Total665346 (52.03%)319 (47.97%)247 (37.14%)46 (6.92%)34 (5.11%)7 (1.05%)1 (0.15%)7 (1.05%)
      HCD: heater-cooler device, NTM: nontuberculous mycobacteria.
      Nineteen and two samples yielded growth of two and three different NTM species, respectively.
      Figure 1
      Figure 1Results of prospective mycobacterial surveillance cultures over time in service
      The x-axis indicates the duration of use for heater-cooler devices, the y-axis the detection rate of any nontuberculous mycobacteria (NTM) (A) or Mycobacterium chimaera (B) aggregated over all five HCDs.
      Dots indicate the detection rate calculated for time intervals of 3 months in service, grey shaded areas correspond to 95% confidence intervals.

      Discussion

      Prospective mycobacterial surveillance of HCD-derived water samples identified an increase in the detection rate of NTM overall and M. chimaera over time. In all NTM-positive water samples, M. chimaera was the most frequent species.
      A recent joint analysis on whole genome sequencing studies of cardiac surgery-associated M. chimaera isolates supported HCD colonization with M. chimaera during the manufacturing process (
      • Schreiber P.W.
      • Kohl T.A.
      • Kuster S.P.
      • Niemann S.
      • Sax H.
      The global outbreak of Mycobacterium chimaera infections in cardiac surgery - A systematic review of whole genome sequencing studies and joint analysis.
      ). Early water samples might have tested culture-negative due to concentrations of M. chimaera below the detection limit (
      • Schreiber P.W.
      • Köhler N.
      • Cervera R.
      • Hasse B.
      • Sax H.
      • Keller P.M.
      Detection limit of Mycobacterium chimaera in water samples for monitoring medical device safety: insights from a pilot experimental series.
      ). One hypothesis for increasing detection rates is biofilm formation within HCDs. Species of the Mycobacterium avium complex (MAC) including M. chimaera are capable of building biofilms (
      • Siddam A.D.
      • Zaslow S.J.
      • Wang Y.
      • Phillips K.S.
      • Silverman M.D.
      • Regan P.M.
      • et al.
      Characterization of Biofilm Formation by Mycobacterium chimaera on Medical Device Materials.
      ). Biofilm formation is believed to be a time-dependent process. M. chimaera is categorized as a slowly growing NTM. The slow growth rate might explain the observation that the detection rate was low at delivery but increased slowly over time. A recent study suggests that biofilm due to M. chimaera within HCDs is a major challenge for HCD decontamination with successful decontamination requiring replacement of hardware (
      • Garvey M.I.
      • Ashford R.
      • Bradley C.W.
      • Bradley C.R.
      • Martin T.A.
      • Walker J.
      • et al.
      Decontamination of heater-cooler units associated with contamination by atypical mycobacteria.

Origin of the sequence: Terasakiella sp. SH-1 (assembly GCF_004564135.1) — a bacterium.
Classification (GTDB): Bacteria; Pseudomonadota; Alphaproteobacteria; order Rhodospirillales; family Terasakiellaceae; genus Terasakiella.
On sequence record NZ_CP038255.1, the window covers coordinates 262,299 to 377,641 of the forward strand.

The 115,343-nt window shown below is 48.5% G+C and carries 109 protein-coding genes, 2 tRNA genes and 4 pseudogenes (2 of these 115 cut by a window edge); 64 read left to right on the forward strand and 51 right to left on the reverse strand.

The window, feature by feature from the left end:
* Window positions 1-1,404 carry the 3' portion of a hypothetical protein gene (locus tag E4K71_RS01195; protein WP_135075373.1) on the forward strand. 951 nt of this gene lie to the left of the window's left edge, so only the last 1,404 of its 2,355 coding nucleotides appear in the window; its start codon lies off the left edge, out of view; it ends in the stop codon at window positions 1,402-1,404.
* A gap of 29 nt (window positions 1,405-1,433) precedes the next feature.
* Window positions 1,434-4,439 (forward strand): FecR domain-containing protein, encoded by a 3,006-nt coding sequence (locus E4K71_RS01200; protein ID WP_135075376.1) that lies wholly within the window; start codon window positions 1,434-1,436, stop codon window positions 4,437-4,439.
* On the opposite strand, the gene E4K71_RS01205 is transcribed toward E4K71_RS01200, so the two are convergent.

). During our study, none of the HCDs was disassembled for biofilm removal, but all HCDs were maintained with an intensified disinfection protocol after mid-April 2014. The longitudinal increase in the detection rate of NTM and especially M. chimaera suggests insufficient efficacy of the disinfection protocol, even if intensified. A promising protocol to reduce biofilm burden within HCDs might be maintenance with a combination of an enzyme detergent cleaning agent and Clorox®, as a recent report indicated delayed reappearance of M. chimaera in water samples gathered from a Hemotherm model 400 CE Dual Reservoir Cooler/Heater (Cincinnati Sub-Zero Products, Inc., Cincinnati, OH, USA) (
      • Falkinham 3rd, J.O.
      Disinfection and cleaning of heater-cooler units: suspension- and biofilm-killing.
      ).
      Notably, no M. chimaera was recovered from monthly gathered air samples (Supplement) and no cases of cardiac surgery-associated M. chimaera infections were detected (data not shown).
      A strength of the present study is the prospective design with samples encompassing a time period of seven years. Furthermore, HCD maintenance was standardized and the study started with factory-new HCDs.
      Our study also has limitations. Given the single center design, the number of HCDs was limited to five and included a single HCD model. Although this does not allow conclusions to the use of HCDs in general, LivaNova 3T HCD represents the most relevant HCD type based on its association with M. chimaera infections after cardiac surgery and big market share. Finally, we exclusively used a cultural approach for the detection of M. chimaera and other NTM while recent data support a higher sensitivity of PCR-based detection methods (
      • Zozaya-Valdés E.
      • Porter J.L.
      • Coventry J.
      • Fyfe J.A.M.
      • Carter G.P.
      • Gonçalves da Silva A.
      • et al.
      Target-Specific Assay for Rapid and Quantitative Detection of Mycobacterium chimaera DNA.